How to Make Your Community Group Kid Friendly

by | Nov 19, 2019 | Kids

This post is part of a series from our Kids in CG workshop, which was all about helping families thrive in community group. You can find other posts and audio from that workshop by clicking here.

Welcoming families with children into your community group is no small feat, but below is a 3-step method that has worked time and again for groups at Vintage.

Think of these three steps more like a conversation than an action plan. You as the leader have full permission to not have the answers on how to make your group kid-friendly. To arrive at the best fit for your group you’ll need everyone’s input, their most creative solutions, and ultimately their investment in helping make the solution happen. And, like most conversations, you’ll likely return to these topics often. Think of this process more like a cycle than a sequence; you’ll probably go through steps 1-3 many times during the life of your group.

Here are the three steps, with a breakdown below:

Step 1: Assess the situation.

Step 2: Talk about your options as a group.

Step 3: Implement new tactics and plan to reassess.

Step 1: Assess the situation.

This is as straightforward as it sounds, you need to figure out what’s currently going on in your group before you start making any changes. Some groups will just start implementing kid-friendly aspects once folks in their group start having kids. Others will need to figure out what about their group makes it difficult for families to join or keep participating.

For this step, take time to think through the specific pain points for your specific group. Are parents not wanting to participate because going to CG means their kids get to bed late? Do parents visit once but never come back? Are the needs of kids in the group distracting adults from quality time in discussion? You’ll need to talk to any parents in your group (or ones that have visited your group) to really get a handle on what these pain points are, otherwise you run the risk of implementing a solution that doesn’t actually solve the problems your group is facing. You can easily have those conversations with parents individually before moving to a discussion as a group.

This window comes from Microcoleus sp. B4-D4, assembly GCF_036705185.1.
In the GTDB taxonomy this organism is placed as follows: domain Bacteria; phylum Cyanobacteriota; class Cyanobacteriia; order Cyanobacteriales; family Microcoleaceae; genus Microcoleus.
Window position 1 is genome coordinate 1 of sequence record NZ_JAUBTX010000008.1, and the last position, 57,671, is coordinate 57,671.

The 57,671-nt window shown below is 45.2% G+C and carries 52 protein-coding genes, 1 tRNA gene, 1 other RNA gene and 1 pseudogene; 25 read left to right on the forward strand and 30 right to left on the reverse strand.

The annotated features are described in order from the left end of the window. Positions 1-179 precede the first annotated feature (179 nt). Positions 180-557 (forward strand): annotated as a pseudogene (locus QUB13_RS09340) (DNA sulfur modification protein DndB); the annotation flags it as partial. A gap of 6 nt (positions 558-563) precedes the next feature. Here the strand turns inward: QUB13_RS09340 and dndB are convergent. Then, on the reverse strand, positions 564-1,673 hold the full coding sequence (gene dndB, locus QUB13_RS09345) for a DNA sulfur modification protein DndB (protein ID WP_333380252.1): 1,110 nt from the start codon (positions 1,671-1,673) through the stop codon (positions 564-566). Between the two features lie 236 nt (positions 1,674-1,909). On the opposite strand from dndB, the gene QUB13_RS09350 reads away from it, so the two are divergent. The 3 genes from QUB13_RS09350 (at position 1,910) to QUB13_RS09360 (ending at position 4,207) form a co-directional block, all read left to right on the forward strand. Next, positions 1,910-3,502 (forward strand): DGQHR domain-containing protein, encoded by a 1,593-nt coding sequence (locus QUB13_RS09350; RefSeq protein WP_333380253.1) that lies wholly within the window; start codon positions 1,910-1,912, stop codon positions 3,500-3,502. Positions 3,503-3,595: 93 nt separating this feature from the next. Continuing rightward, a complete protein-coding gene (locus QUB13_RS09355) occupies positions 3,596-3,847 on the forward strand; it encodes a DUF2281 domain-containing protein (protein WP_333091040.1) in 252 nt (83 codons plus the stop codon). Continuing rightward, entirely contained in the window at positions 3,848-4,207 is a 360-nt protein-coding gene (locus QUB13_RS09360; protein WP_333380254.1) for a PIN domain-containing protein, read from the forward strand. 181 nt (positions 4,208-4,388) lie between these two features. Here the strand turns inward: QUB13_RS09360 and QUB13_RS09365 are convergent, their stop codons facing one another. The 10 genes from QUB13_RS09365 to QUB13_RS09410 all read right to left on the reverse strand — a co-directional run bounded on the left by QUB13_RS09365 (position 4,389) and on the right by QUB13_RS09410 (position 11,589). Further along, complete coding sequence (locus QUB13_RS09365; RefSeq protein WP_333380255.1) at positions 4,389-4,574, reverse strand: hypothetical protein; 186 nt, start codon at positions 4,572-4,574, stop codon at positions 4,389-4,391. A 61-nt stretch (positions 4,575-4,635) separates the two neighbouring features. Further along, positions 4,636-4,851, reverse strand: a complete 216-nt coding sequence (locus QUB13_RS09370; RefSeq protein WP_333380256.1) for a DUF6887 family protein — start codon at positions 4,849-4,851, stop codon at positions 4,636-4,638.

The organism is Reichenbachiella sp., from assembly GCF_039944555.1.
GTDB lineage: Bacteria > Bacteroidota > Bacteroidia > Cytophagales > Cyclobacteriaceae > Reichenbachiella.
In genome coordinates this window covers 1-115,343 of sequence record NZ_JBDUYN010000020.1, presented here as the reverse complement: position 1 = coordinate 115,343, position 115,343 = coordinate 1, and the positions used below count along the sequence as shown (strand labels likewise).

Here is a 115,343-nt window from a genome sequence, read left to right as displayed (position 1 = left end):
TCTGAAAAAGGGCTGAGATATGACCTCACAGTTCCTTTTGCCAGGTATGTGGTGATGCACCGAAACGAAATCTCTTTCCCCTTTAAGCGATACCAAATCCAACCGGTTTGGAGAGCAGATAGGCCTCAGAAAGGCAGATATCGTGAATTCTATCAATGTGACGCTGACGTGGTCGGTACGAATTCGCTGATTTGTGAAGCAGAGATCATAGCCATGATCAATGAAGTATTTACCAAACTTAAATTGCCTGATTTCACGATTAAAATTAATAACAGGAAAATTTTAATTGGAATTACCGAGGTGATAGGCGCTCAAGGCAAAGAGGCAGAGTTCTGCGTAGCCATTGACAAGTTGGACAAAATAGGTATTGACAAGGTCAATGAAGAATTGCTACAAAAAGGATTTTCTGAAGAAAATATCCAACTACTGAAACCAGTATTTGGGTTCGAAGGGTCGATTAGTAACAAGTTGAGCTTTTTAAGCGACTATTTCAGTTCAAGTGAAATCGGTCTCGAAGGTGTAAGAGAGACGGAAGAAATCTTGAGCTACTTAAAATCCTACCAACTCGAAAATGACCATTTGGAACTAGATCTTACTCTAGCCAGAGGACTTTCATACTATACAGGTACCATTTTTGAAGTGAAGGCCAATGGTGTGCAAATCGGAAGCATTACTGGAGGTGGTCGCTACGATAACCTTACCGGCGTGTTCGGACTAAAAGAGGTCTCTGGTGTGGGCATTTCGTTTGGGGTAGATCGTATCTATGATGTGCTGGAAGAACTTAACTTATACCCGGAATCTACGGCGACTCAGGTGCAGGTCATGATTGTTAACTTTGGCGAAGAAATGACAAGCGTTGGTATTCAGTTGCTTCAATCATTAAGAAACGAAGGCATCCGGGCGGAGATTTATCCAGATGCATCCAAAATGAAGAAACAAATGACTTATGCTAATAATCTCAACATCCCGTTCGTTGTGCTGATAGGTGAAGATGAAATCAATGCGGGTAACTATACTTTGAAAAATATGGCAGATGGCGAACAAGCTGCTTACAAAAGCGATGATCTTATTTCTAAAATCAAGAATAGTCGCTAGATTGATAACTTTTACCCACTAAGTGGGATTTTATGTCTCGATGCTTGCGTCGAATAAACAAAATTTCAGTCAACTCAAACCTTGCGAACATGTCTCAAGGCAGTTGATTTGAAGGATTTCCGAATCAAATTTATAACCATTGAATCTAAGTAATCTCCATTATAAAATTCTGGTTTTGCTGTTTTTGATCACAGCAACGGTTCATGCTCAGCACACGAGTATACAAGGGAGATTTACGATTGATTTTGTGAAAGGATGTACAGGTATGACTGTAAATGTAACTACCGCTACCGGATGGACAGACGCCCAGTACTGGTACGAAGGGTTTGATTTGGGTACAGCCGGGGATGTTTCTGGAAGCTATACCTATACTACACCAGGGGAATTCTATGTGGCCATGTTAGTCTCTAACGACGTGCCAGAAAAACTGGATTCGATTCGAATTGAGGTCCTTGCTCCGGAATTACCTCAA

Step 2: Talk about your options as a group.

First, do a little homework to figure out what options are out there. We recommend a two list approach, which you’ll see outlined in this post with a ton of ideas. For an overview, this approach consists of 1. providing spaces for kids in CG while 2. making your group generally more kid-friendly. For example, that might involve 1. setting up a rotation of who is going to hang with the kids during CG and 2. choosing to meet at a home with a really good backyard so the kids can run around. Having these two things in place will ensure that kids are taken care of and families actually enjoy being in a community group.

Now that you have an idea of what the problems are and what some possible solutions might be, take time to have a conversation as a group. This is where your group members will help you both determine and execute a solution. Figuring out how to accommodate families will likely ask something of everyone, so it’s important that you hear from everyone in this conversation and that your group members feel heard by the group. It’s vitally important, though, that everyone owns a piece of the solution and is willing to carry their weight in helping your group function. That could look like your group rallying around the one mom by changing your meeting time so she can be there, or even the folks with no kids pitching in to pay for a sitter. Strive, as much as you possibly can, for this conversation to have the tone of, “We’re all in this together.”

Now, you might arrive at a solution pretty quickly, or you might have to hash things out for a while. If you’re the kind of person who always just wants to pull the trigger on something, you should know that there’s no rush, so take the time to find a solution that fits your group. If you’re the kind of person who always wants to have a perfect plan in place before taking action, you should know that you’re probably going to have to tweak the plan in like two weeks so just pull the trigger.


Step 3:Implement new tactics and plan to reassess

Whatever you’ve decided on as a group, go for it! Take stock of how it’s going, and keep an open dialogue with your group members. Plan to revisit the strategy frequently at first, maybe every week or other week as you figure out what works and what doesn’t. Once you feel like you’ve hit your stride, plan to revisit every six months or with every new addition to your group or major life change in the group. These follow ups will likely be shorter than the first conversation, especially when it’s just a check in to see if everything is still working.